Expecting hard times

Expecting a baby just two short months after the loss of Nash has brought on a mix of emotions. It’s a unique experience that is hard to explain to others. People expect me to be excited. It’s as if they feel that now we can be happy again. Now we can have the family we always wanted. I wish it was like that and part of me thought it would be. Boy was I wrong. My pregnancy with Nash was so beyond different from this pregnancy. From the moment I found out I was pregnant with him, I felt this immediate connection. I loved him from the moment I saw those two lines on the pregnancy test. I loved being pregnant. I read all the weekly updates in the book  What to Expect When You’re Expecting. I looked up pictures on the internet to see what he looked like at three months, six months etc. Those nine months were just ours. He was with me wherever I went. If I was in the car listening to the radio and I felt a kick, I smiled. When I was alone and feeling sad, I would rub my belly and talk to him. You truly do build a bond with your baby before they are born. I remember being so excited to meet this little kicker. To see the face of the baby I had pictured for nine months. When I saw him for the first time, I remember this overwhelming feeling of love but also this crazy connection. I looked at him and thought to myself hey buddy I’ve been waiting for you, almost like we were old friends that hadn’t seen each other in a while. I think all moms feel this way after carrying their babies for nine months. That you already have this relationship that is special to only the two of you. You also sense that your baby has this same connection to you. When I spoke to him and touched and kissed his face for the first time, he looked at me with those big eyes and I could sense this recognition he had. Like he was thinking, so your the one I’ve been kicking.

This time around is different. I’m grieving Nash. I’m starting out this pregnancy missing a big chunk of my heart. I find it hard to be excited about anything, including being pregnant. I don’t feel that immediate connection like I did before. Sometimes I even forget I’m pregnant. I’m overwhelmed with fear about how I’m going to react when this baby is born. Will he or she look like Nash or look nothing like him? Will I be excited or sad by one or the other? Do I want another boy? Do I not want another boy? Will seeing this new baby bring back memories and make me smile or cry? In so many ways I fear that having this baby will make me miss Nash even more, if that’s possible. Just holding babies now puts an instant ache in my heart and memories of how he felt in my arms come flooding back. Sometimes it’s a good feeling and sometimes it is devastatingly hard. I feel horrible for my friends and family who already fear they are going to say the wrong thing. Especially now, because I take everything the wrong way at this point. For instance, it is by far the strangest thing to be congratulated just two months after losing your child. It’s just not a word that in any way relates to my life right now or how I feel. I can tell that even the people saying it realize this, but at the same point they are happy for us and want to acknowledge this new baby. I know that if they didn’t say anything I would be sad that they didn’t. I’m going to blame this irrational behavior on pregnancy hormones.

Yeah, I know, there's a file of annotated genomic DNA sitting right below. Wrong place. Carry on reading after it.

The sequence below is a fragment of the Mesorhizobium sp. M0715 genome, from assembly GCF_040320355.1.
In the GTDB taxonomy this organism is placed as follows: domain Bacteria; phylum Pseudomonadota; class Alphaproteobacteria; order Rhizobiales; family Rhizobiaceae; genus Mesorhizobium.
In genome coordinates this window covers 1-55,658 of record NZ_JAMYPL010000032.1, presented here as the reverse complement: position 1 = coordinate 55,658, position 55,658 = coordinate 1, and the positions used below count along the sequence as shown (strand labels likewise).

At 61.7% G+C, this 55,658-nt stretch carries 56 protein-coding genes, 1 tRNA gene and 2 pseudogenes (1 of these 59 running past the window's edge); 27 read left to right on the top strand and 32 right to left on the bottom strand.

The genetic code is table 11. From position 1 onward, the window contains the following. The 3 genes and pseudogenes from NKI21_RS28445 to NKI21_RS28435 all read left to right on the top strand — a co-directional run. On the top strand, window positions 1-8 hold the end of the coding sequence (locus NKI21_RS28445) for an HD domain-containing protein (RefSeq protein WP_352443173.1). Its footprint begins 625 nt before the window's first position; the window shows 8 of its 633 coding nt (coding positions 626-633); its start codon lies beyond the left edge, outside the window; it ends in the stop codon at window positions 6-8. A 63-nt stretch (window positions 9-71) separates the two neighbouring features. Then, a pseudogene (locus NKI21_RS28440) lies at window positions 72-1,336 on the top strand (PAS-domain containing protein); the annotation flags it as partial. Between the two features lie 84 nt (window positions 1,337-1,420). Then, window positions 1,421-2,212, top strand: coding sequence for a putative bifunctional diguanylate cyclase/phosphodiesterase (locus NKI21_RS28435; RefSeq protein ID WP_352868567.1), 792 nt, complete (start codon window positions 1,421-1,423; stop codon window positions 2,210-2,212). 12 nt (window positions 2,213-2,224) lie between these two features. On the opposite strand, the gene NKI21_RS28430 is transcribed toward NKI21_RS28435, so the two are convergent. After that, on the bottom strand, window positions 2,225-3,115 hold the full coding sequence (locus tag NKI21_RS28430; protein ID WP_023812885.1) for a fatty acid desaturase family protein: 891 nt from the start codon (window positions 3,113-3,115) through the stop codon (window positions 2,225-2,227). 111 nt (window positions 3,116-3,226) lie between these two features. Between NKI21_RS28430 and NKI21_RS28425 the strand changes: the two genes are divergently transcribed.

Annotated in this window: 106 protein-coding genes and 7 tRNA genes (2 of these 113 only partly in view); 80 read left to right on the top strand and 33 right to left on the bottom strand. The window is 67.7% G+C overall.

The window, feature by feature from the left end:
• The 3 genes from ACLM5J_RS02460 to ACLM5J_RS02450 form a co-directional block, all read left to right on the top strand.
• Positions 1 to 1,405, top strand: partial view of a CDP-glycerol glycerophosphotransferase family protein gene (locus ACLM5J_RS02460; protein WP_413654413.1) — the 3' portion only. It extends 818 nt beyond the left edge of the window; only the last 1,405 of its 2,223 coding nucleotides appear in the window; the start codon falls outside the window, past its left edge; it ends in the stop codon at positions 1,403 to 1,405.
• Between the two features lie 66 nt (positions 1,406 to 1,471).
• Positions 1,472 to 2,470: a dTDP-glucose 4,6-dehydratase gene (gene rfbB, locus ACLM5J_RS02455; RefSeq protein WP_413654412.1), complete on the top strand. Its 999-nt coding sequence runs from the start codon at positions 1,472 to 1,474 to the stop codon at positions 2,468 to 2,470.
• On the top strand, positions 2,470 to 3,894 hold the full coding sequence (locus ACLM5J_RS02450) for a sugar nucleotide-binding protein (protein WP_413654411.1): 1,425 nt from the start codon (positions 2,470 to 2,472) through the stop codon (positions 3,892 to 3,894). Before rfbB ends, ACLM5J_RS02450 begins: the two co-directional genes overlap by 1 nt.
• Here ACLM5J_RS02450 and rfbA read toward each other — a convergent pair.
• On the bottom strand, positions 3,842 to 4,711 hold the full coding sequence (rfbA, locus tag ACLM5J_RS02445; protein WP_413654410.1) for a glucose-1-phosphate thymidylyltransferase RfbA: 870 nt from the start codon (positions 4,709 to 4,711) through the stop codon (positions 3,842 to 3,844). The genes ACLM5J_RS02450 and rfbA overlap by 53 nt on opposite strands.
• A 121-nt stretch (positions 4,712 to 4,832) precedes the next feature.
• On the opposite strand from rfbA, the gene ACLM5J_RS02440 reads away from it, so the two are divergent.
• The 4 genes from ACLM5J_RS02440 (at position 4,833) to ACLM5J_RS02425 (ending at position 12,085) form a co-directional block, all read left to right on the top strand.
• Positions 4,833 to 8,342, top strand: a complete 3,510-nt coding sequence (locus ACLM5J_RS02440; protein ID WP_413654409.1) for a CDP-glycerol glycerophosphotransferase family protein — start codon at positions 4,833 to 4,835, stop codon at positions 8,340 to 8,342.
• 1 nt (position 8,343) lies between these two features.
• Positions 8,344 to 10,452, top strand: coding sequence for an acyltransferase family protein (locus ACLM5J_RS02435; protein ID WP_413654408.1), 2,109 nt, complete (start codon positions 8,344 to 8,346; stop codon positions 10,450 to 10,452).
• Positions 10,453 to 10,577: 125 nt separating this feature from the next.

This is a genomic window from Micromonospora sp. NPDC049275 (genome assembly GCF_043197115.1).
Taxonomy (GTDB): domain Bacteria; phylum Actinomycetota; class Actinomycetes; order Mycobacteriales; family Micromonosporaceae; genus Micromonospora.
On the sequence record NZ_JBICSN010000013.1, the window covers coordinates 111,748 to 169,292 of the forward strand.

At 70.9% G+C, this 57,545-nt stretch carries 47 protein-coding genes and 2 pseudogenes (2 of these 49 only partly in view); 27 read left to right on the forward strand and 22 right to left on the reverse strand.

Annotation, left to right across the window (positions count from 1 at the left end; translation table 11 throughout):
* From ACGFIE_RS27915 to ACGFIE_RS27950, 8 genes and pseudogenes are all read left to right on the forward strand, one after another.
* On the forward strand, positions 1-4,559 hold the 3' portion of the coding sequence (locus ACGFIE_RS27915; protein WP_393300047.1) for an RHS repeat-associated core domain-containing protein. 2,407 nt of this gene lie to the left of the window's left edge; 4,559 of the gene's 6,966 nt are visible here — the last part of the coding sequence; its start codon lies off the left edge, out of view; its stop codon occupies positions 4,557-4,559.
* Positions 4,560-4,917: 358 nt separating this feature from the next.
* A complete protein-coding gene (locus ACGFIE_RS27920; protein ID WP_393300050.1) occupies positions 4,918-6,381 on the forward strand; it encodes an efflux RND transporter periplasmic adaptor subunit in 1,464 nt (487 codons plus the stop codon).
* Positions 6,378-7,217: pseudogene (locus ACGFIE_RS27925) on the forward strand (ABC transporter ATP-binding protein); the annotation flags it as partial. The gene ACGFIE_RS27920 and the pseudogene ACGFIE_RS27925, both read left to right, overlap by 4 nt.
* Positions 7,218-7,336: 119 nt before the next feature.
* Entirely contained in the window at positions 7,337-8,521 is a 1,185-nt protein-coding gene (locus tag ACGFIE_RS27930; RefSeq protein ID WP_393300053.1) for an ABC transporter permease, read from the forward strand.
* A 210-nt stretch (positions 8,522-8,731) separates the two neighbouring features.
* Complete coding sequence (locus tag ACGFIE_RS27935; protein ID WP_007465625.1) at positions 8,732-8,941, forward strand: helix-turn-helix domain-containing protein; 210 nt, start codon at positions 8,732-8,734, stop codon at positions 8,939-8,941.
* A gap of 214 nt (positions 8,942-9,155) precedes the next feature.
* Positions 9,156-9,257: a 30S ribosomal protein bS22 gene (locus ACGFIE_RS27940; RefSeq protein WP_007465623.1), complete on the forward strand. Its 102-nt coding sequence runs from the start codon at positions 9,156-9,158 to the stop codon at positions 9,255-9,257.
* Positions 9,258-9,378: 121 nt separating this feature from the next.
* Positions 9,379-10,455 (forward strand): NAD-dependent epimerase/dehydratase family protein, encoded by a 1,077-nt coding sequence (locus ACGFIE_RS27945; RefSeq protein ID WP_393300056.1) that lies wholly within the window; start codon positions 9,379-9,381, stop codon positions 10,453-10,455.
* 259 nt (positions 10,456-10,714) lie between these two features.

People told me after Nash died, “You’re young, you can always have another baby.” That’s hard to hear. On one hand yes, I am lucky that I can have more children. On the other hand, having another baby does not replace Nash or take away our grief. I don’t want people to think I will no longer grieve Nash once this new baby is here. If you have three teenage children and one dies, I’m sure you don’t feel HAPPY because you have two left…yes you love them and thank God you have them but you are still missing and grieving the one that is gone. Your family is now missing a key person . It’s the same when you lose a baby. I know I will love this new baby with all of my heart, but I will still feel the emptiness of Nash not being there. What a horrible thing for this baby to be born into…already missing a brother he or she will never meet. Born to parents who are the saddest they have ever been. In the beginning, I wondered how much love I had left to give this new baby. I would tell my family this and they would say that everyone feels that way about their second child. It’s then that I realize people truly don’t understand. I know in my heart that they are just trying to comfort me, but it’s not a question of loving this child as much as Nash. It’s the question of whether or not I have that same amount of love left to give.

Sometimes I fear something is going to be wrong because I have these thoughts. Like I’m going to be punished for having fears or doubt about our next child. Then there is the inevitable guilt I have explained before. You feel guilty for being happy. You feel guilty for being excited. You feel guilty that you are going to give this child things the other wasn’t here long enough to get. I think about holding this next baby and smiling and loving all over him or her like I did with Nash and then feeling guilty that I’m doing that when I can’t do it with him. I’m nervous that I won’t be the mother I was to Nash. I worry that I will resent the new baby. These are fears I wrestle with every day, and I hate that I even have these thoughts. I pray that I will surprise myself like I have been doing so far. There have been times when family members have told me how much this next baby scares them and stresses them out. How scared they will be until he or she is at least two years old. Even though these are thoughts that I have myself, I instantly get defensive. Almost the same feeling I have when I pick on my little brother, but I’ll be damned if anyone else does. I remember one time in particular after something along these line was said to me. When Todd and I were driving home, I was filled with anger and protection for the new baby. I looked at Todd and said, “They are going to love this baby dammit and treat him or her no differently or I will freak out!” Todd smiled at me and said, “And you are afraid of how you will feel about the new baby? You are already being a momma bear.” I smiled. He was right, it gave me hope. Hope that I will be even half the mother I was to Nash. Hope that I will love them equally. Hope that I will not set an unreachable standard for this baby to live up to. Hope that when I see him or her all that I will feel is love. Love and that amazing connection I felt with Nash.